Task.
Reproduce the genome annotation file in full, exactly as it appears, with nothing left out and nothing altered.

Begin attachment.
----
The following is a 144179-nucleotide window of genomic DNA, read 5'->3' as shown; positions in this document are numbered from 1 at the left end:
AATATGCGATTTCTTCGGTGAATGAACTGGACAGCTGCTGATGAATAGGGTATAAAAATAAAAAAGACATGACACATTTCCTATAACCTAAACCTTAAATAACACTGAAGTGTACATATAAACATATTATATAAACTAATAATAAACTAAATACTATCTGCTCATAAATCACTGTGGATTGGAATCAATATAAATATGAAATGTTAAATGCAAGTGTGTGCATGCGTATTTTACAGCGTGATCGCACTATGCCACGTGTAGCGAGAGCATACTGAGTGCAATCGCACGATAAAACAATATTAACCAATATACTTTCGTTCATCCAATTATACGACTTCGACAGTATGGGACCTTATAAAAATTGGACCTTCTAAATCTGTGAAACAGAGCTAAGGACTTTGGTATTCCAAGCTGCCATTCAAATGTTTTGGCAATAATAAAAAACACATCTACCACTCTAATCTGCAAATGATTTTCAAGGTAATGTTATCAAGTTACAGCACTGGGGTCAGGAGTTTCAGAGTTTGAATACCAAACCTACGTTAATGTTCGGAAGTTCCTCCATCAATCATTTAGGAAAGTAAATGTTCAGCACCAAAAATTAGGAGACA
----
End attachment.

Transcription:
The following is a 144179-nucleotide window of genomic DNA, read 5'->3' as shown; positions in this document are numbered from 1 at the left end:
AATATGCGATTTCTTCGGTGAATGAACTGGACAGCTGCTGATGAATAGGGTATAAAAATAAAAAAGACATGACACATTTCCTATAACCTAAACCTTAAATAACACTGAAGTGTACATATAAACATATTATATAAACTAATAATAAACTAAATACTATCTGCTCATAAATCACTGTGGATTGGAATCAATATAAATATGAAATGTTAAATGCAAGTGTGTGCATGCGTATTTTACAGCGTGATCGCACTATGCCACGTGTAGCGAGAGCATACTGAGTGCAATCGCACGATAAAACAATATTAACCAATATACTTTCGTTCATCCAATTATACGACTTCGACAGTATGGGACCTTATAAAAATTGGACCTTCTAAATCTGTGAAACAGAGCTAAGGACTTTGGTATTCCAAGCTGCCATTCAAATGTTTTGGCAATAATAAAAAACACATCTACCACTCTAATCTGCAAATGATTTTCAAGGTAATGTTATCAAGTTACAGCACTGGGGTCAGGAGTTTCAGAGTTTGAATACCAAACCTACGTTAATGTTCGGAAGTTCCTCCATCAATCATTTAGGAAAGTAAATGTTCAGCACCAAAAATTAGGAGACA